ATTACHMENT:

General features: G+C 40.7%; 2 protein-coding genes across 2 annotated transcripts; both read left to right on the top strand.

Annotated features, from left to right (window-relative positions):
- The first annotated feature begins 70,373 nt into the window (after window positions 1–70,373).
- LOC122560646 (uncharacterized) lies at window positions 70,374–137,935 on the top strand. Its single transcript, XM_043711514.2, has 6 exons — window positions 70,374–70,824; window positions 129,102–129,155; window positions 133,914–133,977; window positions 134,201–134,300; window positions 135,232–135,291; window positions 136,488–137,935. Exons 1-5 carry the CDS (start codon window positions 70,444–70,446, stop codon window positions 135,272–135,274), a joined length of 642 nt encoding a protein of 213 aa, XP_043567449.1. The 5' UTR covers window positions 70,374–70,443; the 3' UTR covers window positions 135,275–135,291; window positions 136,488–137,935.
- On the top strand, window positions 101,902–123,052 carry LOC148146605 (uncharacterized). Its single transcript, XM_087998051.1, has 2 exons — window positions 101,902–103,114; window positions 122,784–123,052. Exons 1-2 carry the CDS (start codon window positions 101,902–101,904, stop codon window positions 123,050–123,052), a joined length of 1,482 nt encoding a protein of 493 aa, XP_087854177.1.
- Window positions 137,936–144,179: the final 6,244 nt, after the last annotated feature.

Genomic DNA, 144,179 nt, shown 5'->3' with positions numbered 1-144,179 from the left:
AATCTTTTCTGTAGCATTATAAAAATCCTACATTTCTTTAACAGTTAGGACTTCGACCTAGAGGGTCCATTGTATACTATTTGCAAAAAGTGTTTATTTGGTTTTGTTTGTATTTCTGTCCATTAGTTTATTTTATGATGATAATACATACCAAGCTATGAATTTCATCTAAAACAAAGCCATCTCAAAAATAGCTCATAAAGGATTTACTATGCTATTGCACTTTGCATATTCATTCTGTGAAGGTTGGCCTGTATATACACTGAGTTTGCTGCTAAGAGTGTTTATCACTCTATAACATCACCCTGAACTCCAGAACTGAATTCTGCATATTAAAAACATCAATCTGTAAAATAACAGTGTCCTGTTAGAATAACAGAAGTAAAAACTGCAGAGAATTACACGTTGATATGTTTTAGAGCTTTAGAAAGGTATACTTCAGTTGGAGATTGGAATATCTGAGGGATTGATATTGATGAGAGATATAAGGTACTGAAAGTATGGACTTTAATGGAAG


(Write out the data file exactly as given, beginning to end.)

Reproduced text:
General features: G+C 40.7%; 2 protein-coding genes across 2 annotated transcripts; both read left to right on the top strand.

Annotated features, from left to right (window-relative positions):
- The first annotated feature begins 70,373 nt into the window (after window positions 1–70,373).
- LOC122560646 (uncharacterized) lies at window positions 70,374–137,935 on the top strand. Its single transcript, XM_043711514.2, has 6 exons — window positions 70,374–70,824; window positions 129,102–129,155; window positions 133,914–133,977; window positions 134,201–134,300; window positions 135,232–135,291; window positions 136,488–137,935. Exons 1-5 carry the CDS (start codon window positions 70,444–70,446, stop codon window positions 135,272–135,274), a joined length of 642 nt encoding a protein of 213 aa, XP_043567449.1. The 5' UTR covers window positions 70,374–70,443; the 3' UTR covers window positions 135,275–135,291; window positions 136,488–137,935.
- On the top strand, window positions 101,902–123,052 carry LOC148146605 (uncharacterized). Its single transcript, XM_087998051.1, has 2 exons — window positions 101,902–103,114; window positions 122,784–123,052. Exons 1-2 carry the CDS (start codon window positions 101,902–101,904, stop codon window positions 123,050–123,052), a joined length of 1,482 nt encoding a protein of 493 aa, XP_087854177.1.
- Window positions 137,936–144,179: the final 6,244 nt, after the last annotated feature.

Genomic DNA, 144,179 nt, shown 5'->3' with positions numbered 1-144,179 from the left:
AATCTTTTCTGTAGCATTATAAAAATCCTACATTTCTTTAACAGTTAGGACTTCGACCTAGAGGGTCCATTGTATACTATTTGCAAAAAGTGTTTATTTGGTTTTGTTTGTATTTCTGTCCATTAGTTTATTTTATGATGATAATACATACCAAGCTATGAATTTCATCTAAAACAAAGCCATCTCAAAAATAGCTCATAAAGGATTTACTATGCTATTGCACTTTGCATATTCATTCTGTGAAGGTTGGCCTGTATATACACTGAGTTTGCTGCTAAGAGTGTTTATCACTCTATAACATCACCCTGAACTCCAGAACTGAATTCTGCATATTAAAAACATCAATCTGTAAAATAACAGTGTCCTGTTAGAATAACAGAAGTAAAAACTGCAGAGAATTACACGTTGATATGTTTTAGAGCTTTAGAAAGGTATACTTCAGTTGGAGATTGGAATATCTGAGGGATTGATATTGATGAGAGATATAAGGTACTGAAAGTATGGACTTTAATGGAAG